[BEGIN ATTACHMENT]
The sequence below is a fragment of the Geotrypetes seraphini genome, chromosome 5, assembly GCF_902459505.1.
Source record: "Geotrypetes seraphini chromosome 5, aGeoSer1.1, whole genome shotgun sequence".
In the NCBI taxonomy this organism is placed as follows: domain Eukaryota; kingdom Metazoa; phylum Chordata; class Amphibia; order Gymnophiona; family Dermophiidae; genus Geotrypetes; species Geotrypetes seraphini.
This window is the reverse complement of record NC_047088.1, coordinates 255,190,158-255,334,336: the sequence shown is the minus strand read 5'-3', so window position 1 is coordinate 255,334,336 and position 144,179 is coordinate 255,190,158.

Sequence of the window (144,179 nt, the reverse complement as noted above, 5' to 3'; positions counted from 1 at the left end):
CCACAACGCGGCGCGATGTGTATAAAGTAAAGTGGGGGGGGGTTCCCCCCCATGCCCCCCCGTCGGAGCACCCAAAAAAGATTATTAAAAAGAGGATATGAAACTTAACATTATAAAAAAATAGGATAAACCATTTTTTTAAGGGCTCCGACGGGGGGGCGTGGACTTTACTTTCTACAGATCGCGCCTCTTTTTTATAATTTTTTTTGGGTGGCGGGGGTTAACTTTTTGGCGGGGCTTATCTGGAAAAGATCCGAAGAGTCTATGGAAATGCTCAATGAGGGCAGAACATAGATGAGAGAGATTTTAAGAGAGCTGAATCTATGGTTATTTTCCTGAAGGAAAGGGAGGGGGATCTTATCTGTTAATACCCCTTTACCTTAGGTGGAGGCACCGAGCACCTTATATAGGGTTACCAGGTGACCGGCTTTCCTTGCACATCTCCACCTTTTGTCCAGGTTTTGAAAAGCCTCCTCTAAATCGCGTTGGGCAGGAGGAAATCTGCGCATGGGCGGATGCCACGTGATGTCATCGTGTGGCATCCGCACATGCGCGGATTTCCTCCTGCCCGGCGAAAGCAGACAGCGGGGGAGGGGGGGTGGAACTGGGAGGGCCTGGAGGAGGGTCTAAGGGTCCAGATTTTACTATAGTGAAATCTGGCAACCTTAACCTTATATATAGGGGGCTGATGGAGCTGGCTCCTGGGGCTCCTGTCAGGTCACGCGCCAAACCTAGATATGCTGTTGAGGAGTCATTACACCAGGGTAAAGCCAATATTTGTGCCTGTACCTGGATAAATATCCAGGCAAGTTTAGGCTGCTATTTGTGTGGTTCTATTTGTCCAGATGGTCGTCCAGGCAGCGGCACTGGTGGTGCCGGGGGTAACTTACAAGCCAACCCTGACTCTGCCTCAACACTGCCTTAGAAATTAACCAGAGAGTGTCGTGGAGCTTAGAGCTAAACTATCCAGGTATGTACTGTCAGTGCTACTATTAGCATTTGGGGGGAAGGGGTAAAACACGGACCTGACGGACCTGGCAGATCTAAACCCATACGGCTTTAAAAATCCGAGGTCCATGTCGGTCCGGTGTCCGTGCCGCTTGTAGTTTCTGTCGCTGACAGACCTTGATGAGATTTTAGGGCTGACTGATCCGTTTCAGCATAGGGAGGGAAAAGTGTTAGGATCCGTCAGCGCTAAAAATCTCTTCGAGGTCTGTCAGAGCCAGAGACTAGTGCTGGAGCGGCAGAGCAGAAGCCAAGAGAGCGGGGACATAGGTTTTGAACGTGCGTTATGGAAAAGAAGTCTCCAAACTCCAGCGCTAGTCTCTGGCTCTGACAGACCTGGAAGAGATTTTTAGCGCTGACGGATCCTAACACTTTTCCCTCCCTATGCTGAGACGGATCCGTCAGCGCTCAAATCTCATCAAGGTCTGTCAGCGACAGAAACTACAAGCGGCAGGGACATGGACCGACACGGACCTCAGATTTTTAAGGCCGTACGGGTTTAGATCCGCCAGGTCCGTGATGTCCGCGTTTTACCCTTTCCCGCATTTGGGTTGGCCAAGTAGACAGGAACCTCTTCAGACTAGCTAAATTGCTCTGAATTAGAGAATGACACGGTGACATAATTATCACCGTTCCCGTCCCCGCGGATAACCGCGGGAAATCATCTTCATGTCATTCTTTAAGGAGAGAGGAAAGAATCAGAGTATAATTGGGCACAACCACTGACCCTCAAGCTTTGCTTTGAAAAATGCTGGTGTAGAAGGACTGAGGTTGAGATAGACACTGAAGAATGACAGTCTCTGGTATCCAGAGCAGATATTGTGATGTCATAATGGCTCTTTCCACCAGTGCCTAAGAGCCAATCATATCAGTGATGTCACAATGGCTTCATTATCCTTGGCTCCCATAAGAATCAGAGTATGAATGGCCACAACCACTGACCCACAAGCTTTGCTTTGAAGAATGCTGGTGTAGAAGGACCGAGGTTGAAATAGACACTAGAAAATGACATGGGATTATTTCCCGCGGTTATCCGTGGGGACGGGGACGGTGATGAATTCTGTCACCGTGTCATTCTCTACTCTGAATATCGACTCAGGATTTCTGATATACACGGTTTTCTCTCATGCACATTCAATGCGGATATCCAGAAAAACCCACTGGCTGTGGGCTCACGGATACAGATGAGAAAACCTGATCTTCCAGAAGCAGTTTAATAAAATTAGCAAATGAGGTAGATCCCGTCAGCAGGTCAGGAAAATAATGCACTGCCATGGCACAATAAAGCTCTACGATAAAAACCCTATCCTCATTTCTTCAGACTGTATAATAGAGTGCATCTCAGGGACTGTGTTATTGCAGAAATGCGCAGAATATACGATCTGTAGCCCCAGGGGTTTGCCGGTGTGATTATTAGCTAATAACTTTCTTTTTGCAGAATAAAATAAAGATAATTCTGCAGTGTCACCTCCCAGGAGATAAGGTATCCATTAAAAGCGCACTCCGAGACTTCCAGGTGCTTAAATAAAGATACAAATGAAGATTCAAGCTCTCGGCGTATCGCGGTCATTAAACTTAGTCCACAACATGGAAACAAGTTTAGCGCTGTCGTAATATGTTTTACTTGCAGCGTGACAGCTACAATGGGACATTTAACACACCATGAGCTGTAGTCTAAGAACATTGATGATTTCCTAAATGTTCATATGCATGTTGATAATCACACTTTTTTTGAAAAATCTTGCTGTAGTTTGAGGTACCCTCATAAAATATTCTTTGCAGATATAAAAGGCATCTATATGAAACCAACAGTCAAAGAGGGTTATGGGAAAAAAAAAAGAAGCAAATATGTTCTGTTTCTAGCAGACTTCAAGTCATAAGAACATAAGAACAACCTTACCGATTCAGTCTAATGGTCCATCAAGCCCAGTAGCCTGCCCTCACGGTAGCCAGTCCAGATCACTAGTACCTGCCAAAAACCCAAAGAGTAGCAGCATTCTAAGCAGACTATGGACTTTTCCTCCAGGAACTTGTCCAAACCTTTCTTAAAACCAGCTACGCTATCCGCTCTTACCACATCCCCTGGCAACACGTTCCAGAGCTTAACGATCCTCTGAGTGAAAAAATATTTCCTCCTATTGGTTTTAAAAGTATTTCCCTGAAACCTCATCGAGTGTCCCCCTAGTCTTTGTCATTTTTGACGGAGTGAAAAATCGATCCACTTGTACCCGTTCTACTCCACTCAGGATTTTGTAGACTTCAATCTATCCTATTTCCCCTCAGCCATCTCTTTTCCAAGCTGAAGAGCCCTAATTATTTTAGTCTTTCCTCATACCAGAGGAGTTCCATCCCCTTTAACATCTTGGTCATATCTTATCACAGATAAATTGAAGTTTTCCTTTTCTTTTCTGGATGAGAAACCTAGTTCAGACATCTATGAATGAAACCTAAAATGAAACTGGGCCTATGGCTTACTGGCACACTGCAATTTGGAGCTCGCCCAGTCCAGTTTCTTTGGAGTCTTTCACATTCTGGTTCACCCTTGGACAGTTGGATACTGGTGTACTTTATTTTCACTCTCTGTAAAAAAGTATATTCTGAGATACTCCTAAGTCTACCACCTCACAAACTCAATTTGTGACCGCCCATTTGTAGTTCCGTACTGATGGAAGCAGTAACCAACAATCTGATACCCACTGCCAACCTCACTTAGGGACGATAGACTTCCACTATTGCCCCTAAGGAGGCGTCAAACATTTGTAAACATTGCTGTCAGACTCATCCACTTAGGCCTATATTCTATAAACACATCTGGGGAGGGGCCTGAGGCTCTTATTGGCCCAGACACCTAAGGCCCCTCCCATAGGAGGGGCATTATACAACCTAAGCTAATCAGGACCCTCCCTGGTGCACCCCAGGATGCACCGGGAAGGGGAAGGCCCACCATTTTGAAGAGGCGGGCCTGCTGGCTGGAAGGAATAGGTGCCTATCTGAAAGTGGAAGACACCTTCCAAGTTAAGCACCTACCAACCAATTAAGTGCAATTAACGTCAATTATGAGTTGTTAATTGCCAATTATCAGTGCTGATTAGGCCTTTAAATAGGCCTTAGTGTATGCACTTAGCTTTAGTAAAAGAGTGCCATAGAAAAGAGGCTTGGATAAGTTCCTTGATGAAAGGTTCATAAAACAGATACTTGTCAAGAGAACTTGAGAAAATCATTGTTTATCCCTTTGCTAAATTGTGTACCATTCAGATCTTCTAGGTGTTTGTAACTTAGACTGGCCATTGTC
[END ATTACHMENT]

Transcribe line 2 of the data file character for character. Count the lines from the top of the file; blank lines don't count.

Source record: "Geotrypetes seraphini chromosome 5, aGeoSer1.1, whole genome shotgun sequence".